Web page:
home
Search Food Dictionary
Food Dictionary Ads

Cod

Cod
open this page in your Mobile / Tablet
QR Code
Food Dictionary Ads
Cod 

The two most important species of cod are the Atlantic cod, which lives in the colder waters and deeper sea regions throughout the North Atlantic, and the Pacific cod, found in both eastern and western regions of the northern Pacific. Gadus morhua was named by Linnaeus in 1758.

In the kitchen:

Cod is popular as a food with a mild flavour and a dense, flaky white flesh. Cod is prepared by different ways pan fry, baked, roast, fish cakes, curry, soup...

Cod livers are processed to make cod liver oil, an important source of vitamin A, vitamin D, vitamin E and omega-3 fatty acids.

Young Atlantic cod or haddock prepared in strips for cooking is called scrod. In the United Kingdom, Atlantic cod is one of the most common ingredients in fish and chips, along with haddock and plaice.

Health Benefits of Cod:

Omega-3 fatty acids: 
The amazing thing about Alaskan cod is that it only has 0.4 grams of total fat, which makes it virtually fat-free, yet such a large percentage of the fat is in the form of omega-3 fatty acids that a 3-ounce fillet supplies 9 percent of men’s and 13 percent of women’s daily intake. Omega-3 fatty acids are essential because your body needs them but can't make them on its own, thus they must be obtained through your diet. They reduce your risk of developing cardiovascular disease by preventing inflammation, reducing cholesterol and other fats in the blood stream and helping you maintain a normal blood pressure.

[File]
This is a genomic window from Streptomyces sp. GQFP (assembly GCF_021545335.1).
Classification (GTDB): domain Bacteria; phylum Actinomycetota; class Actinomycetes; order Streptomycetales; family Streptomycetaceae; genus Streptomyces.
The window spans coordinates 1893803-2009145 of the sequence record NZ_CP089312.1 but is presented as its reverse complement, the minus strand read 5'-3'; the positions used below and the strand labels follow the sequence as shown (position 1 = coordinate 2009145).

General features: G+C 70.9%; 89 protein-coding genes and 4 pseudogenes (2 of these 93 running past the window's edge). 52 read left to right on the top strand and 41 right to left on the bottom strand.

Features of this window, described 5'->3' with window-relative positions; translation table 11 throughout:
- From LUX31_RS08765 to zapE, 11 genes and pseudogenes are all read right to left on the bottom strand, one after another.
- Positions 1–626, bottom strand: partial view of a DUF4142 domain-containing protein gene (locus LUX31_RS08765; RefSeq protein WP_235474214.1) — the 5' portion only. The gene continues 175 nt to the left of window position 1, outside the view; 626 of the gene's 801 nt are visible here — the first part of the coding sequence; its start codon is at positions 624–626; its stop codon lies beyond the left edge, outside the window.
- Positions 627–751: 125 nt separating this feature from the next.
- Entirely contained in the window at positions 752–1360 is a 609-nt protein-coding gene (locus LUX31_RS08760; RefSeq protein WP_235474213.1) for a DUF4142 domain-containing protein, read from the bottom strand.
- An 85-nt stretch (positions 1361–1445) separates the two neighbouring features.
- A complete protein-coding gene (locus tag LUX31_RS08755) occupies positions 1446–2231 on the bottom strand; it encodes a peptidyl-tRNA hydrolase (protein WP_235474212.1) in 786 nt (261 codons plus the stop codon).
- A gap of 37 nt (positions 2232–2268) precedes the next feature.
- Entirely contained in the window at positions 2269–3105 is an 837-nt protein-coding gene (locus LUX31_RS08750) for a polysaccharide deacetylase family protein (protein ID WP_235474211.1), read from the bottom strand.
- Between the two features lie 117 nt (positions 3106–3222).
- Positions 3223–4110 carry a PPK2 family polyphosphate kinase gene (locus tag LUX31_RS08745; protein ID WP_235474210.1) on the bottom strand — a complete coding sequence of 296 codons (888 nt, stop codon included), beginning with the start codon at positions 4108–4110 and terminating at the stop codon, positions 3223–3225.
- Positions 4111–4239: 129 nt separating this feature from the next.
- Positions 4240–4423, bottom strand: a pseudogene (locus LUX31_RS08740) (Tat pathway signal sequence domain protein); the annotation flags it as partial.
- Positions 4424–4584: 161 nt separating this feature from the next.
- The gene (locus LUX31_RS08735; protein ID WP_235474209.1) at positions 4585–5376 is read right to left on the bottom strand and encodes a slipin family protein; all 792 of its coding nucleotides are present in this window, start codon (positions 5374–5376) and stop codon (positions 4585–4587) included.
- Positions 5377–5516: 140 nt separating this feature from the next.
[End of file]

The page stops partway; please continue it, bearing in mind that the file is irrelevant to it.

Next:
Vitamin B-12:
You'll only find vitamin B-12 in animal-based foods, and Alaskan cod is one of the best sources. A 3-ounce serving has 1.96 micrograms, which gives you 81 percent of the recommended daily intake. Vitamin B-12 is essential for the normal development of red blood cells and hemoglobin, and it keeps your nerves working properly. It may also keep your heart healthy by removing the amino acid homocysteine from the blood; high levels of homocysteine are associated with cardiovascular disease.

Sodium:
Frozen Alaskan cod is often treated with a salt solution before it’s frozen and shipped because that helps it retain moisture when it’s thawed. As a result, it's high in sodium, with a 3-ounce serving containing 316 milligrams of sodium. You shouldn’t consume more than 1,500 milligrams of sodium daily, which means you’ll get 21 percent of an entire day’s sodium in one serving of some frozen varieties. 

Lean Protein:
A 3-ounce fillet of Alaskan cod has just 72 calories and 16 grams of complete protein.

Read More at Wikipedia
Recipe for Cod  Link1     Link 2

Post your comment ...
sign in with ...
marie.francher2015-02-17 04:13 (2 years ago.)

What is the uric acid levels